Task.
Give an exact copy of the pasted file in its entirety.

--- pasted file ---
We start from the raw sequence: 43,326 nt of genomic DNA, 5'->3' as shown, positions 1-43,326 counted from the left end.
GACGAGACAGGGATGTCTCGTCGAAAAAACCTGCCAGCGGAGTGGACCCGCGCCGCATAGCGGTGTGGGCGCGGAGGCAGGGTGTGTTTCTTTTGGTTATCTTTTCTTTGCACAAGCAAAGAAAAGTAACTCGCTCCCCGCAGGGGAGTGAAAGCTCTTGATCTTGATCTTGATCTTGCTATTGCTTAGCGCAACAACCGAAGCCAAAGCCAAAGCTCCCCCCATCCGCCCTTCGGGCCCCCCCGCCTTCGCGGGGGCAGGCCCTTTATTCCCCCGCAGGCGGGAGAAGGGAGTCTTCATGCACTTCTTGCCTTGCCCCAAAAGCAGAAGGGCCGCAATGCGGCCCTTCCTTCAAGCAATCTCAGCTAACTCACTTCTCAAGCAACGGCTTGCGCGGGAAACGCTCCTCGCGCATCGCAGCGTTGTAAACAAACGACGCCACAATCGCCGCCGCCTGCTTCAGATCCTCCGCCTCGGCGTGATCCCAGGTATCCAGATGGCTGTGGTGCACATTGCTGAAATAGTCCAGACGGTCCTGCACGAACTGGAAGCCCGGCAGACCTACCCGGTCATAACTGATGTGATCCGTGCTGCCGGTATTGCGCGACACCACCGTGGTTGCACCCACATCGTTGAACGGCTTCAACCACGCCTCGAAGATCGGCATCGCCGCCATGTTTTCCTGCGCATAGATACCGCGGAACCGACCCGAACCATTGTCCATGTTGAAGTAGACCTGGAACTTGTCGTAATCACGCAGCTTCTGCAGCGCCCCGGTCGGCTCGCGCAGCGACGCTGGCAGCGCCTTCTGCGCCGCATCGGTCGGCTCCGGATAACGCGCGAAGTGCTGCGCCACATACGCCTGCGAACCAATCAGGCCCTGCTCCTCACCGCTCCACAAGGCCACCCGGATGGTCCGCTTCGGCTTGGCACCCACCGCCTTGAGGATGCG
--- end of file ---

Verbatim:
We start from the raw sequence: 43,326 nt of genomic DNA, 5'->3' as shown, positions 1-43,326 counted from the left end.
GACGAGACAGGGATGTCTCGTCGAAAAAACCTGCCAGCGGAGTGGACCCGCGCCGCATAGCGGTGTGGGCGCGGAGGCAGGGTGTGTTTCTTTTGGTTATCTTTTCTTTGCACAAGCAAAGAAAAGTAACTCGCTCCCCGCAGGGGAGTGAAAGCTCTTGATCTTGATCTTGATCTTGCTATTGCTTAGCGCAACAACCGAAGCCAAAGCCAAAGCTCCCCCCATCCGCCCTTCGGGCCCCCCCGCCTTCGCGGGGGCAGGCCCTTTATTCCCCCGCAGGCGGGAGAAGGGAGTCTTCATGCACTTCTTGCCTTGCCCCAAAAGCAGAAGGGCCGCAATGCGGCCCTTCCTTCAAGCAATCTCAGCTAACTCACTTCTCAAGCAACGGCTTGCGCGGGAAACGCTCCTCGCGCATCGCAGCGTTGTAAACAAACGACGCCACAATCGCCGCCGCCTGCTTCAGATCCTCCGCCTCGGCGTGATCCCAGGTATCCAGATGGCTGTGGTGCACATTGCTGAAATAGTCCAGACGGTCCTGCACGAACTGGAAGCCCGGCAGACCTACCCGGTCATAACTGATGTGATCCGTGCTGCCGGTATTGCGCGACACCACCGTGGTTGCACCCACATCGTTGAACGGCTTCAACCACGCCTCGAAGATCGGCATCGCCGCCATGTTTTCCTGCGCATAGATACCGCGGAACCGACCCGAACCATTGTCCATGTTGAAGTAGACCTGGAACTTGTCGTAATCACGCAGCTTCTGCAGCGCCCCGGTCGGCTCGCGCAGCGACGCTGGCAGCGCCTTCTGCGCCGCATCGGTCGGCTCCGGATAACGCGCGAAGTGCTGCGCCACATACGCCTGCGAACCAATCAGGCCCTGCTCCTCACCGCTCCACAAGGCCACCCGGATGGTCCGCTTCGGCTTGGCACCCACCGCCTTGAGGATGCG